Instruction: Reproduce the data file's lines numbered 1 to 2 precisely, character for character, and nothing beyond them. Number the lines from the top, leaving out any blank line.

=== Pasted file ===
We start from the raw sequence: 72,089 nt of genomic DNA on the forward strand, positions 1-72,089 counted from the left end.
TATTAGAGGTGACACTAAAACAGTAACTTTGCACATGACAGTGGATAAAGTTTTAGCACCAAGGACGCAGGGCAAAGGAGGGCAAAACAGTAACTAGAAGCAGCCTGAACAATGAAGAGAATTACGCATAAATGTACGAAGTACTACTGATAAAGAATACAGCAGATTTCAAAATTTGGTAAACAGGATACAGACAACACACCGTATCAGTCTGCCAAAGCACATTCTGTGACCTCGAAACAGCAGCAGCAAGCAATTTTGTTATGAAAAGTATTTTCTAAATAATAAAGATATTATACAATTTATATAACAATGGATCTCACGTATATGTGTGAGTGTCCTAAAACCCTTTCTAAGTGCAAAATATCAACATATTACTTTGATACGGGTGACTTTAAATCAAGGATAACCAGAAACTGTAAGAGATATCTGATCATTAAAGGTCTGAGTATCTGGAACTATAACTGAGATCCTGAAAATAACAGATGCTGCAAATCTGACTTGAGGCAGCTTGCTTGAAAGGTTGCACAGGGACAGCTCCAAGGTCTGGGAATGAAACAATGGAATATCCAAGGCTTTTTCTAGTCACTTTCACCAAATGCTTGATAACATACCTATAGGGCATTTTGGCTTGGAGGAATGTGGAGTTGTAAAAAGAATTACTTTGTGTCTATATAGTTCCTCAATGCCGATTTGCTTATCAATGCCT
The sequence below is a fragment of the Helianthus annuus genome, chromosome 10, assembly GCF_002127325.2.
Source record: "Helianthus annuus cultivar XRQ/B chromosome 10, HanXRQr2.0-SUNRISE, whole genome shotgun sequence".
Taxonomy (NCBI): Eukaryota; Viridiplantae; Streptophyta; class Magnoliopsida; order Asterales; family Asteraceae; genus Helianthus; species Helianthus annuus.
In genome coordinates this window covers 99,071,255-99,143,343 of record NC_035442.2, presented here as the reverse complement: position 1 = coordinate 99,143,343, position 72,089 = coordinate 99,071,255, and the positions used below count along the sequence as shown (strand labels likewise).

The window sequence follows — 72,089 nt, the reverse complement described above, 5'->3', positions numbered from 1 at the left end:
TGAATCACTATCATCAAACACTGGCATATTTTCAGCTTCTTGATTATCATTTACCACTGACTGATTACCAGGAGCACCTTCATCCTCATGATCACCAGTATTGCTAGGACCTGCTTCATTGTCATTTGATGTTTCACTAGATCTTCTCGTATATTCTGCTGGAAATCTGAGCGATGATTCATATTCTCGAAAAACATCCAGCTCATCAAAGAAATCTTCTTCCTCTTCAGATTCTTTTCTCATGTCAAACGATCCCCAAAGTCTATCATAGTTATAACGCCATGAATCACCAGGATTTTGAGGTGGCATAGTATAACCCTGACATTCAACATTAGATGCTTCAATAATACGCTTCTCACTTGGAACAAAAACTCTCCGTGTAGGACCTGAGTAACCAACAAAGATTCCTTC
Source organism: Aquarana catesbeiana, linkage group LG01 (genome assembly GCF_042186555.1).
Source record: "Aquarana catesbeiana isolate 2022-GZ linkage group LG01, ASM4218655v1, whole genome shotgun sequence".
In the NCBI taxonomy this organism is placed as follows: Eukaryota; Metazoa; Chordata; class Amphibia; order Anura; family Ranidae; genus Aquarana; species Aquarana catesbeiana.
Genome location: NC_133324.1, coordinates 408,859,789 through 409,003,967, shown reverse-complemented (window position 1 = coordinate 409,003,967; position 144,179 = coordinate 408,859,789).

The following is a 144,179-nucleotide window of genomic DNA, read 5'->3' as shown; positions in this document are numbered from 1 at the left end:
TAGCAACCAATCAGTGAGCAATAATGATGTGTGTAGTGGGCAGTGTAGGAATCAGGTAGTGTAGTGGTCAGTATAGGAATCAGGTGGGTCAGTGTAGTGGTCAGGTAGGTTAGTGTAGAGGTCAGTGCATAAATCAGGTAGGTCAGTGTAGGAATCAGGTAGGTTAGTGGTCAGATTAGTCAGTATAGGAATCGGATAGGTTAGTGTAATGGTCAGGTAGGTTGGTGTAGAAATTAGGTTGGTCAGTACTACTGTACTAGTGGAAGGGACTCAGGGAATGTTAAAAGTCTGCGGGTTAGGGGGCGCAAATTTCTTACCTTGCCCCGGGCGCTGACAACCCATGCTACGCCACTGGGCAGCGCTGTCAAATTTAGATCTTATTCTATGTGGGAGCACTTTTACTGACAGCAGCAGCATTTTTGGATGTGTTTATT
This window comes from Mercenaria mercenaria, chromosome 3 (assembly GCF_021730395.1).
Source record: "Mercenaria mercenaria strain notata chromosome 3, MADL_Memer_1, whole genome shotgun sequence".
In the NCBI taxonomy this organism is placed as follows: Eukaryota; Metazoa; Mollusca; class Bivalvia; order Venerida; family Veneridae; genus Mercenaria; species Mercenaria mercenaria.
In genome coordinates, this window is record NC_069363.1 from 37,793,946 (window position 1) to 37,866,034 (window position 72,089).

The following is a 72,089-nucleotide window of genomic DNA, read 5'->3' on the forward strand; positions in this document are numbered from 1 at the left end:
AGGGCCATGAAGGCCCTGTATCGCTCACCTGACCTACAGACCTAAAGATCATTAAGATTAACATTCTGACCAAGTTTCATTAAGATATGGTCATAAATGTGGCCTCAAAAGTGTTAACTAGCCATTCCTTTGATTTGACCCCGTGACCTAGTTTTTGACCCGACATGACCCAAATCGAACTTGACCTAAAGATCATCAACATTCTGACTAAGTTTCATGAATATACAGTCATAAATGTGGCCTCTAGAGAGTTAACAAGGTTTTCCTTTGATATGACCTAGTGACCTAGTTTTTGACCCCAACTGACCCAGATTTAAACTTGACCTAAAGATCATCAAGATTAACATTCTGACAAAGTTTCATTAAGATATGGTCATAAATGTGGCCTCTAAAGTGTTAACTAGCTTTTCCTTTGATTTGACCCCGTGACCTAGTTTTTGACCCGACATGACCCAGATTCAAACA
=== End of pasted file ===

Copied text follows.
We start from the raw sequence: 72,089 nt of genomic DNA on the forward strand, positions 1-72,089 counted from the left end.
TATTAGAGGTGACACTAAAACAGTAACTTTGCACATGACAGTGGATAAAGTTTTAGCACCAAGGACGCAGGGCAAAGGAGGGCAAAACAGTAACTAGAAGCAGCCTGAACAATGAAGAGAATTACGCATAAATGTACGAAGTACTACTGATAAAGAATACAGCAGATTTCAAAATTTGGTAAACAGGATACAGACAACACACCGTATCAGTCTGCCAAAGCACATTCTGTGACCTCGAAACAGCAGCAGCAAGCAATTTTGTTATGAAAAGTATTTTCTAAATAATAAAGATATTATACAATTTATATAACAATGGATCTCACGTATATGTGTGAGTGTCCTAAAACCCTTTCTAAGTGCAAAATATCAACATATTACTTTGATACGGGTGACTTTAAATCAAGGATAACCAGAAACTGTAAGAGATATCTGATCATTAAAGGTCTGAGTATCTGGAACTATAACTGAGATCCTGAAAATAACAGATGCTGCAAATCTGACTTGAGGCAGCTTGCTTGAAAGGTTGCACAGGGACAGCTCCAAGGTCTGGGAATGAAACAATGGAATATCCAAGGCTTTTTCTAGTCACTTTCACCAAATGCTTGATAACATACCTATAGGGCATTTTGGCTTGGAGGAATGTGGAGTTGTAAAAAGAATTACTTTGTGTCTATATAGTTCCTCAATGCCGATTTGCTTATCAATGCCT